It seems like almost everyone studying music has made the transition to virtual lessons in the last month or so. I have a question for you though- has it been successful for you? Was there something missing from the experience? Maybe you still haven’t gotten over the tech learning curve?
And if you’ve considered virtual lessons but you’re just not sure if it will work, I want to assure you it can and is a perfectly viable way to learn! You just need to get set up for the best experience.
Here are the steps I’ve taken to make the experience seamless for my students- and make my life a whole lot easier!
What you’ll need (this goes for teacher and student)
1. A stable internet connection:
In order to have a good virtual lesson you need a good wifi connection, or you can connect to your ethernet. This kind of thing can take up a lot of your bandwidth, and you don’t want your lesson to be interrupted by freezing video and audio drops!
I am not the world’s foremost expert in internet connectivity, nor do I claim to be, but I have a pretty good handle on my gear. Trust me, I went through an arduous process to fully understand all the steps involved in making sure my connection was solid so my students would have a great experience. But it was worth it.
Here are a couple tricks I learned that you may not already know:
Your modem should be elevated on a bookshelf or table! The higher up the better.
If you have one, a wifi satellite “booster” or mesh system won’t actually improve your speed, just the range of your wifi.
If you live with others, make sure no one else is video conferencing or streaming at the time of your lesson.
Cell phones with lots of open apps can also drag your speed down.
Close any extra tabs on your browser. I didn’t think this was a thing until very recently but it’s huge!
You can do a quick internet speed test here:
2. Good lighting.
Try to have a light source in front of you that isn’t your computer, and avoid backlighting like a window behind you as much as possible. Doesn’t have to be fancy, pretty light or anything! Your computer’s camera just works much better when you’re well lit.
3. You and your instrument need to be in view.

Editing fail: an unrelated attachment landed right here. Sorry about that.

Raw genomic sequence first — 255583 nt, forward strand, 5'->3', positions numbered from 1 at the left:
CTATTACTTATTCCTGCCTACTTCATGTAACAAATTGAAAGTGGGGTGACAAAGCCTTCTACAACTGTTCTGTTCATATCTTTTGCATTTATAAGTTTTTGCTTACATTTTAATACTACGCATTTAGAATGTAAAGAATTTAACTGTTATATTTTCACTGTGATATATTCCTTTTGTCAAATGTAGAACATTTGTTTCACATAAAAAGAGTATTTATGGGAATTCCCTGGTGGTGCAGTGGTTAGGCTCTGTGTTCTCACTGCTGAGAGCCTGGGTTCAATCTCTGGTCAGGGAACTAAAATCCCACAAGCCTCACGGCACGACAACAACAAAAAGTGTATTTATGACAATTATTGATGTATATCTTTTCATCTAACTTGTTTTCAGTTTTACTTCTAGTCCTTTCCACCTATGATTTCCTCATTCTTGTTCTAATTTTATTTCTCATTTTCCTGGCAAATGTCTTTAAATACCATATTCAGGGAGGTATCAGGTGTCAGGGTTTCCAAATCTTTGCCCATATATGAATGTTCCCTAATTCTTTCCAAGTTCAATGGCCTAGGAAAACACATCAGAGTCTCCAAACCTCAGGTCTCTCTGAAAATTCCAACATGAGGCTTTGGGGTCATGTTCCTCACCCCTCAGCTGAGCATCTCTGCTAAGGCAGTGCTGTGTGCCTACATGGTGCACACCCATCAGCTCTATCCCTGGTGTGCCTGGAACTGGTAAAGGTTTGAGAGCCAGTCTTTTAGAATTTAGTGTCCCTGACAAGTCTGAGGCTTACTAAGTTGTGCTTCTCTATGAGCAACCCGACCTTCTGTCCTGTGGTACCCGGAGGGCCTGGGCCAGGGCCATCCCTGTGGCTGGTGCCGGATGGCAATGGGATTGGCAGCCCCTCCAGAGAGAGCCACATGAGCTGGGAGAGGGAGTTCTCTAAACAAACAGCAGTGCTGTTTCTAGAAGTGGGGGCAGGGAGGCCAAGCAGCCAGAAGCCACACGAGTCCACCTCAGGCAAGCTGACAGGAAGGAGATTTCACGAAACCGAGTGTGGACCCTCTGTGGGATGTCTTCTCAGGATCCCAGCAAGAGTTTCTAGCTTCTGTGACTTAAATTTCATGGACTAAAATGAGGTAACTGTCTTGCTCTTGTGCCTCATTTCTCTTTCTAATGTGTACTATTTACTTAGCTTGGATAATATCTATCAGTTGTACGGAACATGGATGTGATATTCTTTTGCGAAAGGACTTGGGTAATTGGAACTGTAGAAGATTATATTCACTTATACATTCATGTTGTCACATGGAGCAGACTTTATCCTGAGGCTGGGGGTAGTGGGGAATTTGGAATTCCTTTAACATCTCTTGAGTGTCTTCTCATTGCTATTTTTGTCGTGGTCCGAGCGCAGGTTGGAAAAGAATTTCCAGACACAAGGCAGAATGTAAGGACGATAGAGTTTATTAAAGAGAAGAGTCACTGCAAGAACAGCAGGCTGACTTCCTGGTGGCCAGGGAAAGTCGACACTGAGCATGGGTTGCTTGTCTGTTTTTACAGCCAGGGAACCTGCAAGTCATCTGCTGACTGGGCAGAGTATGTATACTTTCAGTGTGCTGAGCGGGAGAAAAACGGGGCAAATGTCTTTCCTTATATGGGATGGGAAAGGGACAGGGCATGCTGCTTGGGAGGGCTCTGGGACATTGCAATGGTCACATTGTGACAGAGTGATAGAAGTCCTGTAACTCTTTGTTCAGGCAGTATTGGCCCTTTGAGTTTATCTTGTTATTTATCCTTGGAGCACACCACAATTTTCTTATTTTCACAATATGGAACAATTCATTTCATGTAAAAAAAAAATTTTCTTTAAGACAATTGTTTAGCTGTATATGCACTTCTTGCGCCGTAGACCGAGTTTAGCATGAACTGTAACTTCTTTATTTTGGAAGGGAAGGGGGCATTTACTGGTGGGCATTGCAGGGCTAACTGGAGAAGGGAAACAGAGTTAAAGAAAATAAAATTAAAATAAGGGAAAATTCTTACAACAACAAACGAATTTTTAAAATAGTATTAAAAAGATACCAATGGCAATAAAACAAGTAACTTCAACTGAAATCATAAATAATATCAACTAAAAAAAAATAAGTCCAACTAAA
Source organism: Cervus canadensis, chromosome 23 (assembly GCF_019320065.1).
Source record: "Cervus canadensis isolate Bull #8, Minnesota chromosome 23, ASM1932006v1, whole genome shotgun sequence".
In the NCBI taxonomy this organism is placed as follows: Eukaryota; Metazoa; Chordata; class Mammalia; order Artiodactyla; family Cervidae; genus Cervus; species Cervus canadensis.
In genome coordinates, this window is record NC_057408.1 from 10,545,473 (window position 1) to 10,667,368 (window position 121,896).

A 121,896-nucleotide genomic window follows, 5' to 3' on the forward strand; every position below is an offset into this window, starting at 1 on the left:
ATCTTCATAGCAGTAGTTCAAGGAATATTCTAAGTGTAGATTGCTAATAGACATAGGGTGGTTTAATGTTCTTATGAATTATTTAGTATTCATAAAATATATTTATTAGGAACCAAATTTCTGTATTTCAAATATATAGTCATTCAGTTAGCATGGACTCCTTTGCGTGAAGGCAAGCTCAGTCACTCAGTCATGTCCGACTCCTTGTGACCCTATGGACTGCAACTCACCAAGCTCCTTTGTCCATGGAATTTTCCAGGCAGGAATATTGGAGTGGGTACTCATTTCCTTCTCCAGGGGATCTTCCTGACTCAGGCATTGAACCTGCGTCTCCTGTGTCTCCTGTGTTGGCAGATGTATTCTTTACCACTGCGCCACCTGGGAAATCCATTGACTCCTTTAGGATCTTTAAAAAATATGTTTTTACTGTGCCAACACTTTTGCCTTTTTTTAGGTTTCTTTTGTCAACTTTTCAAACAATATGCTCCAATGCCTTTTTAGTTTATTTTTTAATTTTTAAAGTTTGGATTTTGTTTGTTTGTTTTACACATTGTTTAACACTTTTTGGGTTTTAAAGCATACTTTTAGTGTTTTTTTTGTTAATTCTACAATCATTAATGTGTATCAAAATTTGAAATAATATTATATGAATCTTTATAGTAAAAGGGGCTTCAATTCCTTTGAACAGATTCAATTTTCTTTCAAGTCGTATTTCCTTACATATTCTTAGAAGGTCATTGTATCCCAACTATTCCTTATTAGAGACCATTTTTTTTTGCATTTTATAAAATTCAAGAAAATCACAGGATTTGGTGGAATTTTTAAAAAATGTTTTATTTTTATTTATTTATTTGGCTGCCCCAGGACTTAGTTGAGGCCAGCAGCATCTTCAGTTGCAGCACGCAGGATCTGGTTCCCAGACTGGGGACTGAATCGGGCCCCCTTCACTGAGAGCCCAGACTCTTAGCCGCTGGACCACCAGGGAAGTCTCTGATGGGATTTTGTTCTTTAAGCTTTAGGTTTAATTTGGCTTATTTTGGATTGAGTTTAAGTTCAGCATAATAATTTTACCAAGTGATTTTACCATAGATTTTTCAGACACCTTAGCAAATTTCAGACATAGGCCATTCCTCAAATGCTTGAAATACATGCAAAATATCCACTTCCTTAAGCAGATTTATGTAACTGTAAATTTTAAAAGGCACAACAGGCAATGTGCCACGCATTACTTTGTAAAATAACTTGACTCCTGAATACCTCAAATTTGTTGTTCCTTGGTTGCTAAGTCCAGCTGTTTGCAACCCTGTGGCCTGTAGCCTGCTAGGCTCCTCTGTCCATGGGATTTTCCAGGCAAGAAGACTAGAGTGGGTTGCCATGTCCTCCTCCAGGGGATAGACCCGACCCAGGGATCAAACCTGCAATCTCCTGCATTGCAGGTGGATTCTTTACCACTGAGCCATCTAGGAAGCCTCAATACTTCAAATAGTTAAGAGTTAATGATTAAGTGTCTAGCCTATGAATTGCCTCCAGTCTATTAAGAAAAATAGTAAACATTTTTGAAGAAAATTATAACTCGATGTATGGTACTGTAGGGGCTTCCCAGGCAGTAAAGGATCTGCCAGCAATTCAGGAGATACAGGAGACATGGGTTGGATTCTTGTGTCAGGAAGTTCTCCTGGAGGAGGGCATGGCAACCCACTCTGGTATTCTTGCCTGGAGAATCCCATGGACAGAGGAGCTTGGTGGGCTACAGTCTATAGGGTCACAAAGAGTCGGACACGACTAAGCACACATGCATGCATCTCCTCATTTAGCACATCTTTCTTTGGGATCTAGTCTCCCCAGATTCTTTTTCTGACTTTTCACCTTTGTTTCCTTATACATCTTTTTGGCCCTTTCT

This is really important! Your teacher should be able to see your bow arm all the way extended—which is tough unless you’re far away from the camera. If you typically sit down to use your computer, try setting it up in a spot where you have enough space behind you to stand up and back away from the camera, without losing your violin from the frame.
This can also get very technical, but suffice it to say that the sound from your violin can be too loud for your laptop and cause feedback. If you plug in headphones this eliminates the problem.
5. A Quiet Room.
Make sure you have a private space to have your lesson so you hear your teacher well and focus solely on the music. Personally, I'd love a visit from your pup or kitty, but I know my cat will beg to be let out within 5 seconds if he's in the room. If possible, kindly ask them to wait outside the door til the lesson's up. Also, I really recommend muting your cell phone and any notifications on your computer. Set up your space so that you can really tune in to what you're learning!
6. An External Microphone (optional).
Your laptop’s microphone is perfectly fine for most things, but when it comes to music lessons you may want to have a nicer audio quality so your teacher can hear your sound accurately! Bonus: you can use it to record yourself and it will sound so much better.
A note on video conferencing software:
I don’t really have a strong opinion here but I have had slightly better experiences with Zoom than with Google Hangouts or FaceTime.
There are my tips! Hope you learned at least one thing that will help you have better virtual lessons. Leave a comment if you can think of anything I didn't list here.